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As a vegetarian, what should my diet include?

A vegetarian diet should include lots of fruits, veggies, whole grains and legumes. 

Vitamin B12 is the one vitamin that isn't available in plant food (it is produced by bacteria, and in modern society, we wash our produce), so I'd recommend a B12 supplement. 

The World Health Organization has determined that we only need 2.5% of calories from protein, and most Americans are getting in excess of 20% of their diet from protein sources. There are plenty of proteins in plant foods. In fact, most people would be surprised to learn that 100 calories of spinach contains more protein than 100 calories of animal meat.
Yogi Cameron Alborzian
Alternative & Complementary Medicine
One of the biggest obstacles we face as a culture is our dependence on processed and packaged foods for sustenance. We eat many things that have many hard-to-pronounce ingredients, be it vegetarian or not. In following a vegetarian diet, it is not only necessary to avoid animal proteins like beef and poultry, but to favor the major food groups that consist of simple, natural foods. These categories include vegetables, fruits, grains, legumes, nuts, seeds, oils, natural sweeteners, and dairy. Eating a simple diet provided directly by nature will ensure healthier, more easeful digestion. This in turn will create greater overall health. In contrast, many of the processed, pretend meats and other convenience vegetarian foodstuffs tax the system and compromise our wellbeing. 
You need to make sure you are getting your B12 and your protein which I try to get from my vitamins, meal replacement drinks and the dairy I eat. I have been one for over 15 years and haven't had any issues. ;-)
Ximena Jimenez
Nutrition & Dietetics
The key to following an adequate vegetarian diet is to plan your meals to ensure that you get enough vitamin B12, iron, zinc, vitamin D and omega-3 fats.

Tips to ensure adequate nutrients:
  • You may want to buy fortified breakfast cereals and soy beverages or take a B12 supplement.
  • Include legumes, nuts, seeds and soy products on a regular basis
  • Use other calcium rich foods such as fortified soy milk and juices, soy products, dark green vegetables, seeds, sea vegetables, nuts or supplements.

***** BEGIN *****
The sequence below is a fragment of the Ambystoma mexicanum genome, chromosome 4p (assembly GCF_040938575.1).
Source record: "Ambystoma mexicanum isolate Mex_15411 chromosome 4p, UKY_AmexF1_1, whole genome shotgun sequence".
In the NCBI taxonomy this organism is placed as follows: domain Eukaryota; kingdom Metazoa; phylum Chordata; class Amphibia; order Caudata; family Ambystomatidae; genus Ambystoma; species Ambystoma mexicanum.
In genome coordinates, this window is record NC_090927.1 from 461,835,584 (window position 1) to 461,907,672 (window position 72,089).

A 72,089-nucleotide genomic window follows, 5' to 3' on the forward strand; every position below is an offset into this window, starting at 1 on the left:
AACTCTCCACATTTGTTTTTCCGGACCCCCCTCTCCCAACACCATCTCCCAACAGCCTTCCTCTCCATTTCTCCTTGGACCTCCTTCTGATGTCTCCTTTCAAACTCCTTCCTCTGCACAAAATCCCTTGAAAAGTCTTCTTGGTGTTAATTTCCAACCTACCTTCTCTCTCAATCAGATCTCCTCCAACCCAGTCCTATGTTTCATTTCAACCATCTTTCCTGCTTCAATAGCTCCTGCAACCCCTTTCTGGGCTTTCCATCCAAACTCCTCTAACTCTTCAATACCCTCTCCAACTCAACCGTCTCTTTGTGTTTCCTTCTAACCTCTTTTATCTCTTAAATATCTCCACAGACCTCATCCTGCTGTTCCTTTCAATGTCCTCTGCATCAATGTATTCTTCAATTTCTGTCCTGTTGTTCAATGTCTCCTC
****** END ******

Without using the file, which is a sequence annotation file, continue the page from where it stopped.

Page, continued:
Those of us who are vegetarians must pay special attention to our intake of two essential nutrients: protein and vitamin B12. Eating a variety of foods, with a focus on protein-rich plant foods such as beans, lentils, nuts, and seeds, as well as dairy and eggs for the non-vegan, will help assure that we get enough protein. Foods from plant sources contain limited amounts of any one essential amino acid. For instance, beans are low in the essential amino acid methionine but high in lysine, while rice is high in methionine but low in lysine. Eating a range of these foods throughout the day increases their protein quality.

Vitamin B12 is not found in plant products. Women who eat few or no animal products should take a supplement containing vitamin B12 to prevent deficiency.
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Vandana  R. Sheth
Nutrition & Dietetics
A healthy vegetarian diet has the same foundation as a non-vegetarian diet. It should include whole grains, fruits, vegetables, (lean protein) beans, lentils, soy, nuts, seeds, and heart-healthy fats. Depending upon the strictness of your vegetarian diet you could include dairy/egg products.

Consider using the choosemyplate.gov and eatright.org as resources to better understand food groups and portions.
A vegetarian diet should include adequate amounts of grains, fruits, veggies, lean dairy or a dairy substitute such as soy milk, yogurt and cheese. Also, because vegetarians avoid meat, which is high in protein, they need to be sure to get adequate protein from other food sources. Vegetarians can meet their daily protein needs by consuming a varied plant-based diet that contains protein-rich meat alternatives such as soy, dried beans and other legumes, and nuts.

Some vegetarians include protein-rich eggs and fish as part of their diet.

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Important: This content reflects information from various individuals and organizations and may offer alternative or opposing points of view. It should not be used for medical advice, diagnosis or treatment. As always, you should consult with your healthcare provider about your specific health needs.